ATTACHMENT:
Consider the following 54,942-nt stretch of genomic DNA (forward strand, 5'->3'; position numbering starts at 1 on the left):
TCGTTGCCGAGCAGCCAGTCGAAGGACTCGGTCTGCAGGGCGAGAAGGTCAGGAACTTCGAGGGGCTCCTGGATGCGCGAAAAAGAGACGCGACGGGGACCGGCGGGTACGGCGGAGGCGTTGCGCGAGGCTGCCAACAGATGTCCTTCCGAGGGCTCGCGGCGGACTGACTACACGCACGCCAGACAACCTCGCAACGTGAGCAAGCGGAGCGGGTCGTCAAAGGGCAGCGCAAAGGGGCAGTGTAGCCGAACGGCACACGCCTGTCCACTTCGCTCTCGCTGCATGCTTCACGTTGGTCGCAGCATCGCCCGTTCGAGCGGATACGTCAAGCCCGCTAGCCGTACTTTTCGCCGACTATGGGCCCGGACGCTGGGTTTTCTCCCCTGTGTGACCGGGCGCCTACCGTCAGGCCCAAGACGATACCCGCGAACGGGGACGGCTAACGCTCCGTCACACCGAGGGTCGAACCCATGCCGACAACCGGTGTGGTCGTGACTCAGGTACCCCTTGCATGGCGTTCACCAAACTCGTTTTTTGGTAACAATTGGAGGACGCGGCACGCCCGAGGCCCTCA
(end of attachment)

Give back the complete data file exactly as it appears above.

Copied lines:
Consider the following 54,942-nt stretch of genomic DNA (forward strand, 5'->3'; position numbering starts at 1 on the left):
TCGTTGCCGAGCAGCCAGTCGAAGGACTCGGTCTGCAGGGCGAGAAGGTCAGGAACTTCGAGGGGCTCCTGGATGCGCGAAAAAGAGACGCGACGGGGACCGGCGGGTACGGCGGAGGCGTTGCGCGAGGCTGCCAACAGATGTCCTTCCGAGGGCTCGCGGCGGACTGACTACACGCACGCCAGACAACCTCGCAACGTGAGCAAGCGGAGCGGGTCGTCAAAGGGCAGCGCAAAGGGGCAGTGTAGCCGAACGGCACACGCCTGTCCACTTCGCTCTCGCTGCATGCTTCACGTTGGTCGCAGCATCGCCCGTTCGAGCGGATACGTCAAGCCCGCTAGCCGTACTTTTCGCCGACTATGGGCCCGGACGCTGGGTTTTCTCCCCTGTGTGACCGGGCGCCTACCGTCAGGCCCAAGACGATACCCGCGAACGGGGACGGCTAACGCTCCGTCACACCGAGGGTCGAACCCATGCCGACAACCGGTGTGGTCGTGACTCAGGTACCCCTTGCATGGCGTTCACCAAACTCGTTTTTTGGTAACAATTGGAGGACGCGGCACGCCCGAGGCCCTCA